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As commercial flights out of Kabul resume, departing Afghans emotionally conflicted

Members of the Qatari army guarded the perimeter of the Kabul airport’s bullet-strewn tarmac as passengers boarded the flight.

Published: 12th September 2021 01:18 PM  |   Last Updated: 12th September 2021 01:18 PM   |  A+A-

In this Sept. 9, 2021, photo, a Qatar Airways aircraft takes off with foreigners from the airport in Kabul, Afghanistan. (Photo | AP)

By AFP

DOHA: Around 150 passengers, mostly Afghans with dual citizenships, departed Kabul on a Qatar Airways flight Friday evening in a tense and emotional return to their home countries following the Taliban’s rapid takeover of the capital last month.

The flight was just the second commercial flight to resume from Kabul’s international airport. It had previously been closed to commercial flights since last month’s messy evacuation of tens of thousands of people fearful of life under Taliban rule after the last U.S. forces withdrew from Afghanistan, causing panic and chaos. Thousands of people remained grounded in Afghanistan for weeks after the evacuation operation ended, among them Afghans with dual citizenship unable to get back home.

The mood at the departure gate of Kabul’s airport was tense. 

Members of the Qatari army guarded the perimeter of the Kabul airport’s bullet-strewn tarmac as passengers boarded the flight.

Weary looking passengers lined up for check-in, but most refused requests for interview. Upon landing in Qatar for processing many looked visibly relieved, albeit exhausted, and opened up to media requests.

“If we knew this would happen, we wouldn’t have come to Afghanistan,” said Abdul Wali Ahmad Zaid, a British-Afghan dual citizen who boarded the flight with his wife and four children.

He said he and his family had come to Kabul to visit his parents and extended family when the US withdrawal and subsequent Taliban takeover took place.

Their vacation was supposed to be over by the end of August, but the rapid course of events, capped by a lightning seizure by the Islamic insurgents, stranded the Zaid family for ten extra days. The family stood outside the airport for two days, along with tens of thousands of people hoping for airlifts from western governments. They didn’t manage to get aboard any.

When the state of Qatar -- which maintains friendly diplomatic relations with the Taliban -- re-opened parts of the capital's airport -- the Zaid family decided to return to London.

“I don't know where to start,” Abdul Wali said of their departure during such a precarious time for Afghanistan. “We left behind our extended family, our parents. It's heart breaking. We should all be excited, but we left behind so many people.”

The state of Qatar has stepped in to provide badly needed aid to Afghanistan since the United States withdrawal created the conditions for the Taliban to rapidly seize the country. The small Gulf country has since then escalated its diplomatic efforts, hosting thousands of Afghan refugees, sending at least 100,000 tons in humanitarian aid, and facilitating the return of dual nationals to their home countries.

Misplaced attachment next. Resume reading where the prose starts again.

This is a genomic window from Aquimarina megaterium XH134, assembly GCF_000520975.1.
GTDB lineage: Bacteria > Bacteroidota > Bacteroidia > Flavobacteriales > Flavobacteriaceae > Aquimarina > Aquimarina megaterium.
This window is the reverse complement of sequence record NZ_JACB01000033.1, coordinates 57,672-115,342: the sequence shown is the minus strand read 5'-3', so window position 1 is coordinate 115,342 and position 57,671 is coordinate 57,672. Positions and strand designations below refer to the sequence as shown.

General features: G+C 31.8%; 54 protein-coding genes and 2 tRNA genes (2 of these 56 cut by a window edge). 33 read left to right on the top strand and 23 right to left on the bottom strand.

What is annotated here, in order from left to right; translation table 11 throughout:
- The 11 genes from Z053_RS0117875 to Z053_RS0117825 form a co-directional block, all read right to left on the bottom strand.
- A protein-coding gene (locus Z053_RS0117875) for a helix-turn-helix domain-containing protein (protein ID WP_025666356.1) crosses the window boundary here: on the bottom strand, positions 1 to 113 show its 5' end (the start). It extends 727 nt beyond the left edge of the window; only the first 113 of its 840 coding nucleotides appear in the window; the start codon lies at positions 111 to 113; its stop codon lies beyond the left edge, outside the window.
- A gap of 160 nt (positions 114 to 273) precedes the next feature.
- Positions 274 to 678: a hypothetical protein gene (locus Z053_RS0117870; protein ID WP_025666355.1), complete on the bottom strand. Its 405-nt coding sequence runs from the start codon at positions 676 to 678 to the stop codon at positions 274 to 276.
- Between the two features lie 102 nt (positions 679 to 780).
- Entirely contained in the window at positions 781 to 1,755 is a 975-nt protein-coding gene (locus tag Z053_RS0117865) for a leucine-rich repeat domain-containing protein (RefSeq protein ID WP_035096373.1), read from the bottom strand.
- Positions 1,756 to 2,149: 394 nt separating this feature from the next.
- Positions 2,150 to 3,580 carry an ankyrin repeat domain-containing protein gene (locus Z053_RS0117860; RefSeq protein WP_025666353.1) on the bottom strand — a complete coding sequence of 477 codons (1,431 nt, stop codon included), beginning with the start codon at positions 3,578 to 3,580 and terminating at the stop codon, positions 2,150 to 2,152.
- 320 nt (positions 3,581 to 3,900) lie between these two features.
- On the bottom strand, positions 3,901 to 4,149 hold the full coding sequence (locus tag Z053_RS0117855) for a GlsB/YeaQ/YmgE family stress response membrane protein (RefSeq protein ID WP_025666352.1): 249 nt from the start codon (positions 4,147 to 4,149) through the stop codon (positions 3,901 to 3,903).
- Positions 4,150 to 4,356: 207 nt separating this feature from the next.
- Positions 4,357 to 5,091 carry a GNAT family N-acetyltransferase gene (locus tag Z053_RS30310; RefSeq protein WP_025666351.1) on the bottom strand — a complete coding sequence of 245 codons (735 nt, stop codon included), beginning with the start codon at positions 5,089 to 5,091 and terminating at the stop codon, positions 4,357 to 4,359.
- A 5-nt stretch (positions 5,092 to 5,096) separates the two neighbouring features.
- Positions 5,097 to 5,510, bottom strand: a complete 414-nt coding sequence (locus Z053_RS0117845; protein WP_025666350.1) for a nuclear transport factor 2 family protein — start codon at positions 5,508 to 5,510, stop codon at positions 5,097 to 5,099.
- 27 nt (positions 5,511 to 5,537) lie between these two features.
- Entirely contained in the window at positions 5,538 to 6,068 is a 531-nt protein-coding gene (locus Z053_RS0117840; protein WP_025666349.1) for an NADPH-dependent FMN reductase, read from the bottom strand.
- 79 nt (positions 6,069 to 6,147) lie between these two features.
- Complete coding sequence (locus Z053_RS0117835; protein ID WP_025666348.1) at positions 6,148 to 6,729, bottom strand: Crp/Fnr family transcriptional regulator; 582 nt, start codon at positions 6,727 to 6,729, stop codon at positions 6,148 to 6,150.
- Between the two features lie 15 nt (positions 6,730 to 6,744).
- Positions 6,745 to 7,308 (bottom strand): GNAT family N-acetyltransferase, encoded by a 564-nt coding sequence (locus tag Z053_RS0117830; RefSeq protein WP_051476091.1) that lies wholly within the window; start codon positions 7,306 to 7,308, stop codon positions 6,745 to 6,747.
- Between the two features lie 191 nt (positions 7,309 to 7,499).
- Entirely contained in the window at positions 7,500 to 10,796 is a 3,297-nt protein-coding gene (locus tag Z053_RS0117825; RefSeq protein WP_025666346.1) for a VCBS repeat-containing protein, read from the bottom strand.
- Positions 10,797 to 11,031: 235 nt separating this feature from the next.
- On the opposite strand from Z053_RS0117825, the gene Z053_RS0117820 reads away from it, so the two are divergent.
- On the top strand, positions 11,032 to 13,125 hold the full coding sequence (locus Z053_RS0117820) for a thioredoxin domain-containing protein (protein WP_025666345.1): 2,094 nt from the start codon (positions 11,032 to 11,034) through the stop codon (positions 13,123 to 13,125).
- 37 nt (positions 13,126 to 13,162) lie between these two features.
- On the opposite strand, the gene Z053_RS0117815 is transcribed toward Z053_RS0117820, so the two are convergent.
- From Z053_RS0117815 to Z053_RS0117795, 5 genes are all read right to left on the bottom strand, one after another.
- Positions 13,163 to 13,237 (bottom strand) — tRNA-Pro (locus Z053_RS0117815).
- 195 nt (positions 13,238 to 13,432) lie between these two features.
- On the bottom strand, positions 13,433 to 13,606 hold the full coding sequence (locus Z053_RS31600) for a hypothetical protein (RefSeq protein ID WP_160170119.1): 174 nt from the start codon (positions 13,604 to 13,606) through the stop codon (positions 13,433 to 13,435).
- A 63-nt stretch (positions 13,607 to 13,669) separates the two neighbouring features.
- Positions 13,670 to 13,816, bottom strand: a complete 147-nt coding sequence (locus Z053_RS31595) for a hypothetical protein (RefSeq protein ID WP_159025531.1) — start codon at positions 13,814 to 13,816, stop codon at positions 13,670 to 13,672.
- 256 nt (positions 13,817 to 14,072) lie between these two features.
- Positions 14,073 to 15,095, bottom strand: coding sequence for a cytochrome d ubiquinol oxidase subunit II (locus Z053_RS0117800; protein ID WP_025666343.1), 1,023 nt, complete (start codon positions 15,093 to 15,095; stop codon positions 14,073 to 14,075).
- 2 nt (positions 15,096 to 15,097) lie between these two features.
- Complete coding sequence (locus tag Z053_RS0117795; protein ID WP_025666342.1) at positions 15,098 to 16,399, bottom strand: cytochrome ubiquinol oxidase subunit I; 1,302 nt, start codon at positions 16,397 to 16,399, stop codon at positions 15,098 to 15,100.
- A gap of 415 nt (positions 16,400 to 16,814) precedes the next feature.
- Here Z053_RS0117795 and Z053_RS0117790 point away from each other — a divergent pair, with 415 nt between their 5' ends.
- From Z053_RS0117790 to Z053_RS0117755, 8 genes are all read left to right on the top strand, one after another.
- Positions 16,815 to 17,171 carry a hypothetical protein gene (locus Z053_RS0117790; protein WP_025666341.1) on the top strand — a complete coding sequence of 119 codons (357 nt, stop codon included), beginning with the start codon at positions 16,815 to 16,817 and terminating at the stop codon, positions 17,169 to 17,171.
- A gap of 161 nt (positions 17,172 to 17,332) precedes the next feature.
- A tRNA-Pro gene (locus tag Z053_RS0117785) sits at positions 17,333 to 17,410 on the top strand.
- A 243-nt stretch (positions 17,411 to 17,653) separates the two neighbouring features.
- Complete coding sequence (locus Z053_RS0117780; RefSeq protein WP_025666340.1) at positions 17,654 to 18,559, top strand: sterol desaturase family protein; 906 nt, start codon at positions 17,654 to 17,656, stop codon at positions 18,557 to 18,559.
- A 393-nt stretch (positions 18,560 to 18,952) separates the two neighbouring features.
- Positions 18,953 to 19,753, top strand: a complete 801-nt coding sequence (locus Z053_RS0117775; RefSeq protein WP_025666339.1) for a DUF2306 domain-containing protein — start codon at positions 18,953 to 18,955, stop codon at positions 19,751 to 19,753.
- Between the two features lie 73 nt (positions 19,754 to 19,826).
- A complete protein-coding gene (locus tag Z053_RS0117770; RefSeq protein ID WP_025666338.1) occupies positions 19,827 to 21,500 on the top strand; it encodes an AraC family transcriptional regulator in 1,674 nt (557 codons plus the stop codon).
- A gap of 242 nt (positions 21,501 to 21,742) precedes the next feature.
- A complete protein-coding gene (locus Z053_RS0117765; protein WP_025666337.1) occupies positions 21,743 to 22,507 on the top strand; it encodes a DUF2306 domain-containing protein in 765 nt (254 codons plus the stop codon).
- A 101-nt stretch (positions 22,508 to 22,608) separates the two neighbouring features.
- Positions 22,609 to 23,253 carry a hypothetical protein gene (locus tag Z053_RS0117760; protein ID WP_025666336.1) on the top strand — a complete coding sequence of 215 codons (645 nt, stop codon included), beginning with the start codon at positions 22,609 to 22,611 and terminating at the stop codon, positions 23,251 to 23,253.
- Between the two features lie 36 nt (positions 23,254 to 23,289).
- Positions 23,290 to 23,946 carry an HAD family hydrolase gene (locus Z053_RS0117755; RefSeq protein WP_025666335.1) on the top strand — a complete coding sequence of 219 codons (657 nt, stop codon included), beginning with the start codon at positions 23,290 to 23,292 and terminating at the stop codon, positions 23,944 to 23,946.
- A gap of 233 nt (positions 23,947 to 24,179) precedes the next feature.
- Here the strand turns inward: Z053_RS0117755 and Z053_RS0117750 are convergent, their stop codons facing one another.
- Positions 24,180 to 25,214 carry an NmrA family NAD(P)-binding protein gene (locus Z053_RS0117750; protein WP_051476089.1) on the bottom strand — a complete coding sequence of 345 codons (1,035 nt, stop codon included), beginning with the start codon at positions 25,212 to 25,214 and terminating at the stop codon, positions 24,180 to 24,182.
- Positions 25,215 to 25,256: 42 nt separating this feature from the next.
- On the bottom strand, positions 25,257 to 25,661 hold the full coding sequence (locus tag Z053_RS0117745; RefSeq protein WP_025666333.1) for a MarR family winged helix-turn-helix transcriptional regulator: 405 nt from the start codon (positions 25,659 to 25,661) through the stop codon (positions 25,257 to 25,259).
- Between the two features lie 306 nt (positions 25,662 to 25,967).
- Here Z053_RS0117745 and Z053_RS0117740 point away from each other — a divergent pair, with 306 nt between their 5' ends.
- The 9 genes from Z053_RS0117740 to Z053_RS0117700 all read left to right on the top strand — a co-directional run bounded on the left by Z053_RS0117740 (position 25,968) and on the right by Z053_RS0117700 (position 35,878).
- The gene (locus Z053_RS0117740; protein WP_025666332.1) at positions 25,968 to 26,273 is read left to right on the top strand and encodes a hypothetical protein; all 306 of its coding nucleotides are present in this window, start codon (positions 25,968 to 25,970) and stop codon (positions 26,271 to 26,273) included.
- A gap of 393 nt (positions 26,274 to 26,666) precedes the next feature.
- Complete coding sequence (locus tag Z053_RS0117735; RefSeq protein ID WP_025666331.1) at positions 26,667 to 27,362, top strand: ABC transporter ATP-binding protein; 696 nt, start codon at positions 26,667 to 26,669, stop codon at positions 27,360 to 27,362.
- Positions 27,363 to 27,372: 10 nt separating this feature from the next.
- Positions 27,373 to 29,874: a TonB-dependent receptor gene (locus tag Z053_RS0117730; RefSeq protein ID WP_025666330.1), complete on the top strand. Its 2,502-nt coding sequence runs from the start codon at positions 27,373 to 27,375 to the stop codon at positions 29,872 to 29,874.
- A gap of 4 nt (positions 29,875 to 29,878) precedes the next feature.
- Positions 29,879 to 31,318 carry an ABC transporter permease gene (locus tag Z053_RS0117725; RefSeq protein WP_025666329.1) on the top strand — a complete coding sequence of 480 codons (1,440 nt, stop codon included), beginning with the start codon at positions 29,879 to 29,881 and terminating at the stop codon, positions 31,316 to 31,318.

Apolan Kamraan, a 27-year-old Canadian citizen with Afghan nationality, alternately laughed and broke into tears as she discussed her decision to leave Kabul.

She had arrived in Kabul one month ago to marry her fiancé, who lived in Afghanistan.

On August 14, they were wed. One day later, the Taliban overtook Kabul. Court offices and government institutions closed in the chaos that commenced, she said, and the couple were unable to legally register their marriage.

The Taliban takeover complicated Kamraan’s plans to return to Toronto with her new husband. Stranded, she contacted the Canadian embassy, hoping for a way out.

“According to new laws in Canada, they announced that newly married couples can travel because of the emergency situation in Kabul,” she said. Qatari officials told her they were unsure whether the Taliban would recognize the Canadian law, since their marriage was not registered in time.

They made it. After arriving in Qatar’s international airport, her relief was overtaken by fear for the rest of her and her husband’s family, who remain in Afghanistan.

“I couldn't decide I should stay in Kabul to help my family from here,” she said tearfully, standing next to her new husband – a mild mannered man who has never travelled outside Afghanistan country before. “My brother and sister insisted. They said, ‘we don't want to put your life at risk because you are a Canadian citizen.’ You can help us from Canada.”

Kamraan’s conflicting feelings are echoed by many of the passengers who disembarked from the Qatar Airways flight from Kabul.

Abdul Wali Ahmad Zaid, the British-Afghan dual citizen travelling with his family, expressed a sense of abandonment from the international community.

“Suddenly in a matter of two weeks, everything has been destroyed.”



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